Dennerlein Sebastian, Kaiser René, Barreiros Carla, Gutounig Robert , Rauter Romana
Knowledge Strategies in Organisations – a Case for the Barcamp Format
Proceedings of the 16th European Conference on Knowledge Management, ACPI, Udine, Italy, 2015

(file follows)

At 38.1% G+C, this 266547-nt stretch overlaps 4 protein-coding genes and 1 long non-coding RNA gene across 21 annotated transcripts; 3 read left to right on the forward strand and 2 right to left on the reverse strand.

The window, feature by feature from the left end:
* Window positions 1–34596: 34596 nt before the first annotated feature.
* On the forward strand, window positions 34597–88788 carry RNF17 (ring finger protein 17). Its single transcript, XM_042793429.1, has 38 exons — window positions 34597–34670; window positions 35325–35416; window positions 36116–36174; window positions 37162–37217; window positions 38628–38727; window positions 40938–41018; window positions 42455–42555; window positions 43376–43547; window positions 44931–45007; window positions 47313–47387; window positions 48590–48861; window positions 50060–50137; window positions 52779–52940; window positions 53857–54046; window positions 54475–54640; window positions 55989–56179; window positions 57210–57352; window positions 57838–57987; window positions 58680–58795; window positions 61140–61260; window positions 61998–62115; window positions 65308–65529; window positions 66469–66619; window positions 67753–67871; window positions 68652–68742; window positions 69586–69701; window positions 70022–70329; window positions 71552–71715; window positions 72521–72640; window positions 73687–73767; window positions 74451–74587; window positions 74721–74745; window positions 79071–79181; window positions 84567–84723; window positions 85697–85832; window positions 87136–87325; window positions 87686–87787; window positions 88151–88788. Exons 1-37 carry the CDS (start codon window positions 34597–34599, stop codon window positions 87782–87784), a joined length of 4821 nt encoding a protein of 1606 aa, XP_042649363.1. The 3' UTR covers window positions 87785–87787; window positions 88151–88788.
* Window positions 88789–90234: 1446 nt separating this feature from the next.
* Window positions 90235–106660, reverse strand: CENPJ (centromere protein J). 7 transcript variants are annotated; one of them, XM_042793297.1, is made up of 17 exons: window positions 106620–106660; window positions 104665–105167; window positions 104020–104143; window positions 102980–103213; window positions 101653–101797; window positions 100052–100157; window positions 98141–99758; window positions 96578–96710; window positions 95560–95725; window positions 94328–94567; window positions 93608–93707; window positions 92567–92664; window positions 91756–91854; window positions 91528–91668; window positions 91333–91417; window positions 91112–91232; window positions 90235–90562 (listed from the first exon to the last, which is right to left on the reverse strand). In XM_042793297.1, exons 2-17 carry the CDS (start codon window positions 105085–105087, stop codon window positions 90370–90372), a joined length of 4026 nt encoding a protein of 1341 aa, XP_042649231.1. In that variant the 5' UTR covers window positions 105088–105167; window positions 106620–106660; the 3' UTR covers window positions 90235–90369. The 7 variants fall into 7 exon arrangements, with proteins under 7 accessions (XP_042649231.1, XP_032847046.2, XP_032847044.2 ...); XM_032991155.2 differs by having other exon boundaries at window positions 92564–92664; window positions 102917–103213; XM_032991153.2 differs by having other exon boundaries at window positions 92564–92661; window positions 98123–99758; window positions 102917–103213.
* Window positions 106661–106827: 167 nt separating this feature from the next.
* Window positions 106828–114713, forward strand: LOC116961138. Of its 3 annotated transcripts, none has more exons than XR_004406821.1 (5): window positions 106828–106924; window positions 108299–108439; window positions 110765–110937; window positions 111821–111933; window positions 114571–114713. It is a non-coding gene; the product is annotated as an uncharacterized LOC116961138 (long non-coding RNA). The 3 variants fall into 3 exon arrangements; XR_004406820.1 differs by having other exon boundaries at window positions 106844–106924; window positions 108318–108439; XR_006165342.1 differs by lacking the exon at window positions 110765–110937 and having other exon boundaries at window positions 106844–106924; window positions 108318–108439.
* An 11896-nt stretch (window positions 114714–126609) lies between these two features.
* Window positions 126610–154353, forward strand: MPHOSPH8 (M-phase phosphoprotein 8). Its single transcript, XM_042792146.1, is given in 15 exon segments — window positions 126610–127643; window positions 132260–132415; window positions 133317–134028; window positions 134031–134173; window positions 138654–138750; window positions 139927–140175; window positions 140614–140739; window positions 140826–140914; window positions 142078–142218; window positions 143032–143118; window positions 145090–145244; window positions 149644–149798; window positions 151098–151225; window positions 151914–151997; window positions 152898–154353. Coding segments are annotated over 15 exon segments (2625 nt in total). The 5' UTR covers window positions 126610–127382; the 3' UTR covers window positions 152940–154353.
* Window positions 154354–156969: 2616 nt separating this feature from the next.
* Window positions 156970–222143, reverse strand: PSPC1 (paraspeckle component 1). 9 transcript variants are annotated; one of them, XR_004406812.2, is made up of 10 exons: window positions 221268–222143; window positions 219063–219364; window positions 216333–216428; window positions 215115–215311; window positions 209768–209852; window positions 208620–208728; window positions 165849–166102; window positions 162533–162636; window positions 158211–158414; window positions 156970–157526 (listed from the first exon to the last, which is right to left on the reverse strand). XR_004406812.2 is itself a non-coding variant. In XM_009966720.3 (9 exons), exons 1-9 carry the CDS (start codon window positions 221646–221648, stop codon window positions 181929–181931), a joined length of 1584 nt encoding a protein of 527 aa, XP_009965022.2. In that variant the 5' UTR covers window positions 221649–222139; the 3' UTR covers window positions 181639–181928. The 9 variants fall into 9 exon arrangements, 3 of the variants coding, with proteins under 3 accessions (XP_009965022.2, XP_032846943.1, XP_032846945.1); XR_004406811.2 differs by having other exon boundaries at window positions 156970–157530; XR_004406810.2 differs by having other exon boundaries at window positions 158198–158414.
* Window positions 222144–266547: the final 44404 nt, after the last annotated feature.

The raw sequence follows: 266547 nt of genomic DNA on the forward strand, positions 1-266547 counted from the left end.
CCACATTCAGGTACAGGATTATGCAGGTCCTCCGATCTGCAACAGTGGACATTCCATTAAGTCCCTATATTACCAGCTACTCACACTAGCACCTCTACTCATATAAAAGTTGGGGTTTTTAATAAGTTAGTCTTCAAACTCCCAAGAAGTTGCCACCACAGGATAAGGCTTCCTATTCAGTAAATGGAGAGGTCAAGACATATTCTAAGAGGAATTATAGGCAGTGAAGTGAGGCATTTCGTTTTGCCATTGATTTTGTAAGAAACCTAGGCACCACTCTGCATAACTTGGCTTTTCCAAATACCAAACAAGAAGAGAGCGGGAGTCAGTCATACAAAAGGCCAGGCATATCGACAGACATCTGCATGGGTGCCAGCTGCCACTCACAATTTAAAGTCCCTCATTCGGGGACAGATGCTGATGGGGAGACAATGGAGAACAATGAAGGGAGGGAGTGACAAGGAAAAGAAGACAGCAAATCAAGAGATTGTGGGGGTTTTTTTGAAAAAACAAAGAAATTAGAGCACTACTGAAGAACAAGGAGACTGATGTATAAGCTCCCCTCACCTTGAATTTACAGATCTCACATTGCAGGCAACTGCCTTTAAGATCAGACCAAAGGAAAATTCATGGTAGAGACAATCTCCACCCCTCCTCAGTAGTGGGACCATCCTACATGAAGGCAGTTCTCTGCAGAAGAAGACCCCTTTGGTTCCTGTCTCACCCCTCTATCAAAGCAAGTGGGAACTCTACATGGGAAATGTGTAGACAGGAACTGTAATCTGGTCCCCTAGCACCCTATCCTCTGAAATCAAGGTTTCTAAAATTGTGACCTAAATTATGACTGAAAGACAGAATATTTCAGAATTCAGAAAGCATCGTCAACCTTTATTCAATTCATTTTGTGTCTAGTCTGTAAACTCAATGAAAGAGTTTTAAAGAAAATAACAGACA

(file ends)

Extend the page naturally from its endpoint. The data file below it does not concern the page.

Barcamps are events for open knowledge exchange. They are generally open to everyone, irrespective of background or discipline, and request no attendance fee. Barcamps are structured by only a small set of common rules and invite participants to an interactive and interdisciplinary discourse on an equal footing. In contrast to scientific conferences, the program is decided by the participants themselves on-site. Barcamps are often called un-conferences or ad-hoc conferences. Since barcamps are typically attended by people in their spare time, their motivation to actively engage and benefit from participating is very high. This paper presents a case study conducted at the annual Barcamp Graz in Austria. Within the case study, two field studies (quantitative and qualitative) and a parallel participant observation were carried out between 2010 and 2014. In these investigations we elaborated on the differences of the barcamp to scientific conferences, inferred characteristics of barcamps for knowledge generation, sharing and transfer in organizations and propose three usages of barcamps in organizations: further education of employees, internal knowledge transfer and getting outside knowledge in. Barcamps can be used as further education for employees enabling not only knowledge sharing, generation and transfer via the participating employees, but also for informally promoting a company’s competences. With respect to internal knowledge transfer, hierarchical boundaries can be temporarily broken by allowing informal and interactive discussion. This can lead to the elicitation of ‘hidden’ knowledge, knowledge transfer resulting in more efficient teamwork and interdepartmental cooperation. Finally, external stakeholders such as customers and partners can be included in this process to get outside knowledge in and identify customer needs, sketch first solutions and to start concrete projects. As a result of the case study, we hypothesise as a step towards further research that organisations can benefit from utilising this format as knowledge strategy.